porter stands before him, ready to cater to
all his wants. It is certainly a decided ad
vance iu railroad inventions and a great in
novation ovor the old style and worthy of
the great system that always stands in Ad
vance in seeking the comfort, convenience,
pleasure and safety of its passengers.
COSTLY BUT COMFORTABLE.
Two of these these trains are now build
ing, at a cost of $1(10,000. They will be
built regardless of expense, and they will
combine all th modern improvonvmts and
inventions, and will lie the finest cars in
every respect ever constructed. Each train
will comprise six oars, a baggage
car, smoker, dining-room car
and three sleepers. Tlie smoker
will lie handsomely finished find well fitted
up for the comfort of users of the weed. A
well filled library is one of the new features
added, and maqy other things that go to
promote the comfort of travelers are pro
vided. The dining-room will be the feature
of the train and the cuisine will be of the
liest. The menu will Ue ample and it is the
boast of the railroad people that they in
tend to furnish meals equal to the best
hotels of New York and other cities. One
car will run from New York to Weldon,
N. C., and another from Charleston to
Jacksonville. Tills will furnish fresh sup
plies all the while. The buffet, of course,
will contain i/mple refreshments, solid and
liquid, for al) so inclined.
KO DEADLY STOVEB.
The sleepers, of course, will be superb in
every respect. In the day time an arrange
ment is provided whereby each seat can Vie
made a eonf]iartnient by itself, allowing the
strictest privacy and quiet to parties. In
tho make up of the train the railroad people
again show their desire to make these the
most popular trains in America. The bag
gage car will come next after the tender,
thou the three passenger ears, fol
lowed by tho dining room car and
the smoker. Thus all odors from
those cars will be avoided. The en
tire train will be heated by steam, aud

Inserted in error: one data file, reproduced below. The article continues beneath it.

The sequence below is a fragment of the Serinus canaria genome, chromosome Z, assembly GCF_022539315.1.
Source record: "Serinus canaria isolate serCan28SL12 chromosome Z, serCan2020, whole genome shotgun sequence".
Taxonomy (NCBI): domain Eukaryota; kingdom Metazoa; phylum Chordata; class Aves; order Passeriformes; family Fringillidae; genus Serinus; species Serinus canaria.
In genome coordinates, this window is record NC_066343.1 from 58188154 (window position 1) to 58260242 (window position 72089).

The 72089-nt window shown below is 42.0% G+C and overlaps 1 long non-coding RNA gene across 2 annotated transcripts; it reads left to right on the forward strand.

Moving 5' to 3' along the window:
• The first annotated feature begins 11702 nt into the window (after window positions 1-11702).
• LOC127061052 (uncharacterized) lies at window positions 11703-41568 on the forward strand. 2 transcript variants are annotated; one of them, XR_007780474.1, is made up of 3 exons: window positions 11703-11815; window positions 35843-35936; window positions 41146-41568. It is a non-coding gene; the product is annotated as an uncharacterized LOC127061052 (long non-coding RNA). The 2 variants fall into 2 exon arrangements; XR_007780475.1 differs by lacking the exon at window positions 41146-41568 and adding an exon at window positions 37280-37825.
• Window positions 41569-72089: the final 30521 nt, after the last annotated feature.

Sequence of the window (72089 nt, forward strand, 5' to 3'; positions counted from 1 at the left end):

lighted by the electric light. In sum and
substynce they combine the maximum of
case, comfort and pleasure, and the mini
mum of dust, dirt and danger. The con
templated schedule is a fast, one, too. Leav
ing New York at about IbilO in the morning,
the train will reach Savannah at 11 o'clock
the next morning, and Jacksonville, Fla., at
4 o'clock in the afternoon, making
tho entire distance in about thirty
one hours, a remarkable record even in this
age of fast trains and quick time. These
trains will Isi placed on tho route Jan. 1
next and will make a now era in Southern
railroad enterprise. They will be run tri
weekly, leaving each place Mondays,
Wednesdays and Saturdays, thus giving
IMPROVING THE ROADS.
The management of the Savannah and
Charleston and the Huvaunah, Florida and
Western railroad are making every effort
to have their roods put in the best condition
possible The Charleston line is being relaid
with 00-pound steel rails. The wooden
bridges on both roads are being replaced
with iron ones of the latest approved form.
Oil the Charleston road two iron bridges are
lieing placed In position, one over the Asha
poo river and the other ovor Rautowle’s
creek. On the Savannah, Florida and
Wostorn line a five-span iron structure is
taking the place of the present wooden bridge